Five Thoughts: Pierre-Luc Dubois Impresses, Tyler Motte Continues To Move Up Lineup, And Something Has To Give On The Power Play

By Sam Blazer on November 28, 2017 at 12:23 am
Boone Jenner tries to sneak a puck past goaltender Carey Price
Jean-Yves Ahern-USA Today Sports
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It looked like a typical Columbus Blue Jackets game except for a five minute stretch during the first period. The Blue Jackets attacked consistently offensively and were able to get into the slot plenty against a Canadiens team down defensemen Shea Weber.

That five-minute barrage in the first period was enough to last the Canadiens the game as they came out ahead 3-1. The Blue Jackets won the shot differential battle at even strength with 55%. They also in all situations put up 72 attempted shots meaning the puck was on Columbus' stick an awful lot.

The Blue Jackets inability to convert on the power play would be the theme of the night and a consistent thorn in the team's side.

Dubois, your table is ready

One of the odder storylines of the early season has been the heaps of praise put upon Pierre-Luc Dubois despite not having a lot to back it up. Sure, he scored a goal tonight but his season goal and assist numbers aren't that great. This has come with an increase in ice time too.


After scoring a goal tonight against the Montreal Canadiens, it just shows what kind of player he can end up being in the league. He was often dominant on the puck and relentless in his forecheck pursuit. Add that to the fact that he controlled 60% of the shots at even strength, Dubois is showing that he is the real deal.

Playing on a line with Josh Anderson and Artemi Panarin always helps but he did this before joining their line and it will allow the Blue Jackets plenty of flexibility once Alexander Wennberg returns to the lineup.


Dubois has been an invaluable weapon to this team and he showed his worth once again tonight.

Tyler Motte Matters

A throw-in on the Brandon Saad-Artemi Panarin trade, Tyler Motte has continued to fill in when needed and contributed in all aspects of the game. Starting the game down in the lineup and then subsequently moving up, Motte was able to put two shots on net and contribute with four hits as well. 

While he didn't score tonight, he did, however, make the most of his ice time at 5v5 with a 60% shot differential. Motte did this all with only 13 minutes of ice time as well. You can't help but watch him play and think of Matt Calvert. Small, pesky and a nose for the net, Motte is fitting in with the Blue Jackets just fine.

Change The Power Play

The power play sucks. And that is putting it lightly. I could include plenty of expletives to how people feel about it but it plain old isn't working in its current iteration.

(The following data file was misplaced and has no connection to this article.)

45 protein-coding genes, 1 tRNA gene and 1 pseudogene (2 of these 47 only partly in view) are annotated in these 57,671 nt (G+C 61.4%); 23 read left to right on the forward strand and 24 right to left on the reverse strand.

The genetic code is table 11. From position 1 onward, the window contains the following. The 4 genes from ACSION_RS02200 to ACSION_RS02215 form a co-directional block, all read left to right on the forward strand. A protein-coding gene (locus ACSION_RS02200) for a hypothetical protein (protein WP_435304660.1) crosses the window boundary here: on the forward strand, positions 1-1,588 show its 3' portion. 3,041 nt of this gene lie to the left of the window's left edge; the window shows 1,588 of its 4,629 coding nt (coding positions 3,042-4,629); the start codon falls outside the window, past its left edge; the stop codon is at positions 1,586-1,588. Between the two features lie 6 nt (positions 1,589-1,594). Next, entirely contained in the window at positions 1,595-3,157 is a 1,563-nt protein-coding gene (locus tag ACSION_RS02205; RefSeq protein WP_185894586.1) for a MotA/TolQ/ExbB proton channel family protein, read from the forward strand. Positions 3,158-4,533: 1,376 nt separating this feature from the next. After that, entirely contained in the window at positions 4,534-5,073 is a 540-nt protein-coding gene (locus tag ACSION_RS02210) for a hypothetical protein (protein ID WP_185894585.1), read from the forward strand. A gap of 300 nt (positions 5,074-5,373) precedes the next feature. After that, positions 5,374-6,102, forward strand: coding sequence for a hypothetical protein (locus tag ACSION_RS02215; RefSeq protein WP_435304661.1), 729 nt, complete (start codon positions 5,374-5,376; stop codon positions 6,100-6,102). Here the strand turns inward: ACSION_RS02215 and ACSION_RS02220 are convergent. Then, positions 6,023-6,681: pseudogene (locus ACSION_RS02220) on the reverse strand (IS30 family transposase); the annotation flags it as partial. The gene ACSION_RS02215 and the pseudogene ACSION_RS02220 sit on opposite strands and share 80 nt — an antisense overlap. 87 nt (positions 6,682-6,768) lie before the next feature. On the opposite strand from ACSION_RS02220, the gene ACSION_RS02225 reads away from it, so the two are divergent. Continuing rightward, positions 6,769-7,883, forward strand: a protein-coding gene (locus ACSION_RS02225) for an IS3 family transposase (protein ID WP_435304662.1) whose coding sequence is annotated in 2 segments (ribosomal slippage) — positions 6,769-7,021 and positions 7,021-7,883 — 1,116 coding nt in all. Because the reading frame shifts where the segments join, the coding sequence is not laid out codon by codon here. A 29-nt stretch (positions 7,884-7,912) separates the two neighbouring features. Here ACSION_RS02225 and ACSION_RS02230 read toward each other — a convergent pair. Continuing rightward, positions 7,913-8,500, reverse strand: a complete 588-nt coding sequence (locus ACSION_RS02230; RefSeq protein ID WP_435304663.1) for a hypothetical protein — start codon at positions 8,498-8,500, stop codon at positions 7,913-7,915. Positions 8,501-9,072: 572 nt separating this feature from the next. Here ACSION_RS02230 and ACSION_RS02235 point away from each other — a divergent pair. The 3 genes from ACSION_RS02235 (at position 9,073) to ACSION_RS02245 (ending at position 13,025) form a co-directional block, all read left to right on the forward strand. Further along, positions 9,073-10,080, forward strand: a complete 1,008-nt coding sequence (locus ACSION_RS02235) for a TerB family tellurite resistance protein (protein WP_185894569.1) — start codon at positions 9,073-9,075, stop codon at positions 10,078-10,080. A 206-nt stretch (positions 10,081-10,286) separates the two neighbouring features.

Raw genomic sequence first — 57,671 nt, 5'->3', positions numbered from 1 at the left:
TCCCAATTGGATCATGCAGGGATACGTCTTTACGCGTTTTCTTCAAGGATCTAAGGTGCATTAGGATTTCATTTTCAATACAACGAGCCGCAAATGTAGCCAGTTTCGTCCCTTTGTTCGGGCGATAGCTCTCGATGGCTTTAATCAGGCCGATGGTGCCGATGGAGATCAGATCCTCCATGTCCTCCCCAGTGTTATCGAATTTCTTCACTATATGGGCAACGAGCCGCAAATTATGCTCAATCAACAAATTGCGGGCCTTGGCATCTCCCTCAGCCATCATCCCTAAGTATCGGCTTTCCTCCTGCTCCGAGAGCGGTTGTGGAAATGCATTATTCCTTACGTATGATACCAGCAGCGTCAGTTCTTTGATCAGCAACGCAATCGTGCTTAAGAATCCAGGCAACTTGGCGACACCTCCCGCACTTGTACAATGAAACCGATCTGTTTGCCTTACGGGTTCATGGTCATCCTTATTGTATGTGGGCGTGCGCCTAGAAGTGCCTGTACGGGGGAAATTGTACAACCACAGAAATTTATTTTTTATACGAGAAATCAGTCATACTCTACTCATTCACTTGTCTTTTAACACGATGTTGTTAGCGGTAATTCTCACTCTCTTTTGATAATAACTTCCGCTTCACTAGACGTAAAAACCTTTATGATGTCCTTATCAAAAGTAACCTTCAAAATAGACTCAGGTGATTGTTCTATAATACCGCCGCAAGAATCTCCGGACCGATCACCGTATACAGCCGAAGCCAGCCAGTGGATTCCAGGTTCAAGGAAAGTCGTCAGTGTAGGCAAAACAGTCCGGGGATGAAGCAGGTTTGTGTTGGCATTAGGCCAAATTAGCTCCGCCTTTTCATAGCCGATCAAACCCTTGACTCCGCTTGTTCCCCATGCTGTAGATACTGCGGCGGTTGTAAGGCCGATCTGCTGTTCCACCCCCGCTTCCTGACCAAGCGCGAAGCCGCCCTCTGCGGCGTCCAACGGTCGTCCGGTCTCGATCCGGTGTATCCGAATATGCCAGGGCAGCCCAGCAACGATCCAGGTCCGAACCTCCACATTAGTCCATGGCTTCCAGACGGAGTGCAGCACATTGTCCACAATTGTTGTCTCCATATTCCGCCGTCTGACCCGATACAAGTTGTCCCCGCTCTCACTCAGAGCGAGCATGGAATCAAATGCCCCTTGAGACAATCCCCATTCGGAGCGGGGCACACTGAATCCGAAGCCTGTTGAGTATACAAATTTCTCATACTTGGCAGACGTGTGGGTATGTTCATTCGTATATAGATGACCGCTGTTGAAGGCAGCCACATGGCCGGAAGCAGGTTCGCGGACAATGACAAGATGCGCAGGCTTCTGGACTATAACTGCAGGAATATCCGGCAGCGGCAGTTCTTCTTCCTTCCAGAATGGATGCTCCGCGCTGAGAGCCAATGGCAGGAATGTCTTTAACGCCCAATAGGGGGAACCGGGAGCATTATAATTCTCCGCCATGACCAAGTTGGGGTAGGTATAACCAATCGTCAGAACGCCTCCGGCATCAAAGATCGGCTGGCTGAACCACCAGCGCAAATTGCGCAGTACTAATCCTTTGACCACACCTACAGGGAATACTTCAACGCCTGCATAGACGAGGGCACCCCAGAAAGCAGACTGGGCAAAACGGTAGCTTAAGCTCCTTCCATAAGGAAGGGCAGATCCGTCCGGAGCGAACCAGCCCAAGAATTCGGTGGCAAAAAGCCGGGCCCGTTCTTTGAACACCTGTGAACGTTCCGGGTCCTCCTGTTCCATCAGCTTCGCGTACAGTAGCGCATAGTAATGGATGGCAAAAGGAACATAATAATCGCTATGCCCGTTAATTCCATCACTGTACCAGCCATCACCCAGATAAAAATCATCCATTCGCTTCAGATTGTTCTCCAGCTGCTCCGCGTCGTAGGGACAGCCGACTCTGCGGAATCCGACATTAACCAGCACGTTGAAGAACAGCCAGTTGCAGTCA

So what is there to do about it? 

The fact that they keep trotting out the same units over and over again with minimal turnover isn't inspiring confidence. The young offensive players have been put on the second unit but they should be mixed into the first unit as well. Artemi Panarin is a player you want on that unit but why not put him with Pierre-Luc Dubois and Oliver Bjorkstrand? These offensively gifted individuals know how to fill up the net and would be a welcome sight on a first unit that can barely generate a shot.

They also have an issue with entering the zone properly with very few players comfortable enough doing it on a consistent basis. Dumping it in is the last strategy you want to have on the power play and the first unit did it twice against the Canadiens. Strong players on the puck make a world of difference and net-front presences need to be just that, a net-front presence.

Nothing Minor About It

The two penalties from David Savard were absolutely avoidable and head-scratching, to say the least. For a player that has been in head coach John Tortorella's doghouse already this season, Savard was doing himself no favors. To make matters worse, Jonathan Drouin scored while he was in the box and that would end up being the game-winning goal. Savard took major steps last season to be a defensive force but this season has been more of a roller coaster meaning his ice time is always uncertain.

Similarly, Nick Foligno took a minor penalty in the middle of a stretch where the Blue Jackets were berating goaltender Carey Price with pucks. Foligno didn't take kindly to a hit thrown on Cam Atkinson. It didn't matter that Andrew Shaw was the guilty party, Foligno was wanting to go after anyone and everyone after the hit. It stopped the Blue Jackets in their tracks and after it, Columbus was never able to threaten in the offensive zone.

Who Comes Out?

At this point, we know that Alexander Wennberg is going to be returning to the Blue Jackets shortly. Who he replaces is going to be anyone's guess given the success of certain players. It appears likely that Jordan Schroeder will come out given his stat line of zero points but the Blue Jackets aren't going to trot Wennberg out on the fourth line. 

So who goes where?

Oliver Bjorkstrand saw time on the fourth line, Sonny Milano has been there before and it could be used as a place to motivate struggling veterans. It is a good problem to have if you're not sure where to place your players but putting them in a position to succeed is an entirely different challenge. One that John Tortorella will be facing in the days ahead.


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